What is professional coaching?
The ICF (International Coach Federation) defines coaching as partnering with clients in a thought-provoking and creative process that inspires them to maximize their personal and professional potential, which is particularly important in today’s uncertain and complex environment. Coaches honour the client as the expert in his or her life and work and believe every client is creative, resourceful and whole. Standing on this foundation, the coach’s responsibility is to:
- Discover, clarify, and align with what the client wants to achieve
- Encourage client self-discovery
- Elicit client-generated solutions and strategies
- Hold the client responsible and accountable
This process helps clients dramatically improve their outlook on work and life, while improving their leadership skills and unlocking their potential.
How can you determine if coaching is right for you?
To determine whether you or your company could benefit from coaching, start by summarizing what you would expect to accomplish in coaching. When an individual or business has a fairly clear idea of the desired outcome, a coaching partnership can be a useful tool for developing a strategy for how to achieve that outcome with greater ease.
Since coaching is a partnership, ask yourself whether collaboration, other viewpoints, and new perspectives are valued. Also, ask yourself whether you or your business is ready to devote the time and the energy to making real changes. If the answer is yes, then coaching may be a beneficial way to grow and develop.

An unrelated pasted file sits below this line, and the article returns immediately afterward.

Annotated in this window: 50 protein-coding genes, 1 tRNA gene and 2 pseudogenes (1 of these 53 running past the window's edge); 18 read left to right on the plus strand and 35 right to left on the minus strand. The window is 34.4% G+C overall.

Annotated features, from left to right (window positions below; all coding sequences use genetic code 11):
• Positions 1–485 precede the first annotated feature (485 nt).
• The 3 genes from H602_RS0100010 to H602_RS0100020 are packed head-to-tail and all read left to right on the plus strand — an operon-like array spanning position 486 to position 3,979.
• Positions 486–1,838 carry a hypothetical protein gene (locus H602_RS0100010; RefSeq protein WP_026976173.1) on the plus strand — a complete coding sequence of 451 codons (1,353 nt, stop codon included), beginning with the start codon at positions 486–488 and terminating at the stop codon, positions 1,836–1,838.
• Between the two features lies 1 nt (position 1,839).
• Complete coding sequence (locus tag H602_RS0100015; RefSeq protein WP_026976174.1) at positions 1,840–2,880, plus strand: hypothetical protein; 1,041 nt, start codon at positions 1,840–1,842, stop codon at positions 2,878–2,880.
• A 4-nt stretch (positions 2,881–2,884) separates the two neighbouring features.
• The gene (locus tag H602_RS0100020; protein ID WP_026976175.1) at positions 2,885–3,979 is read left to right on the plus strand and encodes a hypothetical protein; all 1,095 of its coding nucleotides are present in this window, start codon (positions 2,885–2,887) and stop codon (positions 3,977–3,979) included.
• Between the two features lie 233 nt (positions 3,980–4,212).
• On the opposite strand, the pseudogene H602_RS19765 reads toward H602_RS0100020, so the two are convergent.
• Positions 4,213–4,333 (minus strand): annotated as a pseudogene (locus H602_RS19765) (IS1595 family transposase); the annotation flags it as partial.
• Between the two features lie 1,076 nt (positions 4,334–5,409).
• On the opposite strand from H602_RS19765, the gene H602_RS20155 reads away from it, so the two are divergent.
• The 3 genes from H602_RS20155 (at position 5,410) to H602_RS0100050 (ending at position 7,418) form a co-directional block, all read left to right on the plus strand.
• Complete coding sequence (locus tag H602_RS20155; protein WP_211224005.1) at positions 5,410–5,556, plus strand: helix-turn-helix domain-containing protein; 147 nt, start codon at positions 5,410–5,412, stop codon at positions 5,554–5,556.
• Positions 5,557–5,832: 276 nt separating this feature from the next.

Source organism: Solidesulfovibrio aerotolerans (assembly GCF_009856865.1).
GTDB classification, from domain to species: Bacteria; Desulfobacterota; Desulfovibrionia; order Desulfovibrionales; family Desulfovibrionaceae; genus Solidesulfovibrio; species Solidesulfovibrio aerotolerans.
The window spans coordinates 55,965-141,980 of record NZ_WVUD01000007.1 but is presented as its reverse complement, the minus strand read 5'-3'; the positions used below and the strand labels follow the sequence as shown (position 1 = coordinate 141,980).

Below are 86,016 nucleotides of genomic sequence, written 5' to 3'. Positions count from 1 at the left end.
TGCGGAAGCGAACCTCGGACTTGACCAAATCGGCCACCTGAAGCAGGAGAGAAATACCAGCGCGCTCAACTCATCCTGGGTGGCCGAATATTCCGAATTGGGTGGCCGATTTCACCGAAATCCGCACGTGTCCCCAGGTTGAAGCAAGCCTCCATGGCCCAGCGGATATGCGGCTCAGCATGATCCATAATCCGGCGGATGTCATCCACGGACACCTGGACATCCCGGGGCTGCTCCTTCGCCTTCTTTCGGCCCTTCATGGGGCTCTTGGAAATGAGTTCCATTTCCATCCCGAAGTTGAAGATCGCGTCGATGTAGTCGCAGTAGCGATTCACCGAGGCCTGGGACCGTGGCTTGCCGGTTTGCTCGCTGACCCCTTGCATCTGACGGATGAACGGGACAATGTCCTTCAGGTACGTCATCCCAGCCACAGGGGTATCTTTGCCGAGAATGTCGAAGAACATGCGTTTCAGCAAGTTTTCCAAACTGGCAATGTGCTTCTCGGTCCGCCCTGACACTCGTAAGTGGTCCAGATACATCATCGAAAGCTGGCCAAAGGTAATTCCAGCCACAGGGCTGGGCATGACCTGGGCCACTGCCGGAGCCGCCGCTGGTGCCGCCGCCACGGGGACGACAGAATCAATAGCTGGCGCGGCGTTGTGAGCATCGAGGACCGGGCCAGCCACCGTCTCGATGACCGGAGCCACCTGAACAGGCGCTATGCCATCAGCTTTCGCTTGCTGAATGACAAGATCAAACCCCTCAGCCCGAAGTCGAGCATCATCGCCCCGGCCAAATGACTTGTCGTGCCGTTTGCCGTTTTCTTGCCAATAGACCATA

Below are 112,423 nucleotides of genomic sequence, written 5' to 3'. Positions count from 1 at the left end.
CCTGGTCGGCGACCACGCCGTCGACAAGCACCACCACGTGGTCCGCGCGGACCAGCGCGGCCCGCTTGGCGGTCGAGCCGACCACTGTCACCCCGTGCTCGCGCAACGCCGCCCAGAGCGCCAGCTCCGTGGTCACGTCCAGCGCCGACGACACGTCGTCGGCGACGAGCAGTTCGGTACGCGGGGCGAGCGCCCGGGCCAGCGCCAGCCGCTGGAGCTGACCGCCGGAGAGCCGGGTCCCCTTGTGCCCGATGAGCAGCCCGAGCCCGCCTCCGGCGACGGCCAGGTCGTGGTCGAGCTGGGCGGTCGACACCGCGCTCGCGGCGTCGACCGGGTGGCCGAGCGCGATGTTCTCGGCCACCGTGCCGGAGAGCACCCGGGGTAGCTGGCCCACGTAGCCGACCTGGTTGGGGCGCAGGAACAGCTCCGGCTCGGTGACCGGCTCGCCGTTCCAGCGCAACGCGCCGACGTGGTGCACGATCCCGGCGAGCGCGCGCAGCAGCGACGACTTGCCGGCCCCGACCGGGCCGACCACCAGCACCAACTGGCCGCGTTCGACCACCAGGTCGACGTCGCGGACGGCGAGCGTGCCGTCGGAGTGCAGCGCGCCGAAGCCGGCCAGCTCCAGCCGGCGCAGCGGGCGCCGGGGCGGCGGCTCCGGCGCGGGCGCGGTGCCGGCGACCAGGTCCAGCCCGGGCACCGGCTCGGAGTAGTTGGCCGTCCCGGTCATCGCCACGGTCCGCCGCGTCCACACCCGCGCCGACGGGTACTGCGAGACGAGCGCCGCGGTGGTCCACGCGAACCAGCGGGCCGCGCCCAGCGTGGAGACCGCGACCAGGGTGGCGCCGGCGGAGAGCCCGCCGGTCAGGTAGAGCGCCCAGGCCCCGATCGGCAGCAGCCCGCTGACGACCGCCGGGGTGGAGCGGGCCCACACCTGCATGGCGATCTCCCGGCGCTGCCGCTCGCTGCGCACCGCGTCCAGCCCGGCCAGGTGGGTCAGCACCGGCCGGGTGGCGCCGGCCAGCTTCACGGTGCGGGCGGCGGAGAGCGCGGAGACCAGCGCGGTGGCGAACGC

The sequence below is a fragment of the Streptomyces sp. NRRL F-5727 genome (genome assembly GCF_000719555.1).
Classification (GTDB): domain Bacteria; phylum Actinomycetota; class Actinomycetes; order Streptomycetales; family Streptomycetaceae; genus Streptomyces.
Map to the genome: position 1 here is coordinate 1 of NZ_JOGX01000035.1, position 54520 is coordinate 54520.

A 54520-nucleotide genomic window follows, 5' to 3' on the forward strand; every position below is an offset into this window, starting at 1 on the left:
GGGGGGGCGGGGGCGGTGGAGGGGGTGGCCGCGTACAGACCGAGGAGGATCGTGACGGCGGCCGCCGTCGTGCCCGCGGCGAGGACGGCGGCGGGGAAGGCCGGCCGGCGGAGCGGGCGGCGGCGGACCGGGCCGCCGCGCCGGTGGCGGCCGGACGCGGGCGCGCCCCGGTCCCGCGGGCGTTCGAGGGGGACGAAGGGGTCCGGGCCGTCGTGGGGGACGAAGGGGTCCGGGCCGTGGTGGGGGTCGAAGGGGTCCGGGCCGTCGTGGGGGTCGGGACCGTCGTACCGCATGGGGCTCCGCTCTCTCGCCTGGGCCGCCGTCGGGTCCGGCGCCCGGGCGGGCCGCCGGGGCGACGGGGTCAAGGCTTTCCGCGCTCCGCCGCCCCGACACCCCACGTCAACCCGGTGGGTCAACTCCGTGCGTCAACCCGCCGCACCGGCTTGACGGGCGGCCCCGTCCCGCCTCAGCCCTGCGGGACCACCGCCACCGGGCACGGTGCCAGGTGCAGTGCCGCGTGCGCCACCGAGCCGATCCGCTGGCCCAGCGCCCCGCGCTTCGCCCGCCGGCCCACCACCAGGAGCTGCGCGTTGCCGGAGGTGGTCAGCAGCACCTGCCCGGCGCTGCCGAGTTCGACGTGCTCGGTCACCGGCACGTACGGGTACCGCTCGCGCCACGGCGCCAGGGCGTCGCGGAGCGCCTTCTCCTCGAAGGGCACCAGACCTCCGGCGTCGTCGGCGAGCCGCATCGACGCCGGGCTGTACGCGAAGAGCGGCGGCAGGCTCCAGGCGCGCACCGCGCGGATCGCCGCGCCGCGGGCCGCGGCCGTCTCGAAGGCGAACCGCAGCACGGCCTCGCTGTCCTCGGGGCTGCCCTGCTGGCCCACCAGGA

How is coaching distinct from other service professions?
Professional coaching focuses on setting goals, creating outcomes and managing personal change. Sometimes it’s helpful to understand coaching by distinguishing it from other personal or organizational support professions.
Therapy: Therapy deals with healing pain, dysfunction and conflict within an individual or in relationships. The focus is often on resolving difficulties arising from the past that hamper an individual’s emotional functioning in the present, improving overall psychological functioning, and dealing with the present in more emotionally healthy ways. Coaching, on the other hand, supports personal and professional growth based on self-initiated change in pursuit of specific actionable outcomes. These outcomes are linked to personal or professional success. Coaching is future focused. While positive feelings/emotions may be a natural outcome of coaching, the primary focus is on creating actionable strategies for achieving specific goals in one’s work or personal life. The emphases in a coaching relationship are on action, accountability, and follow through.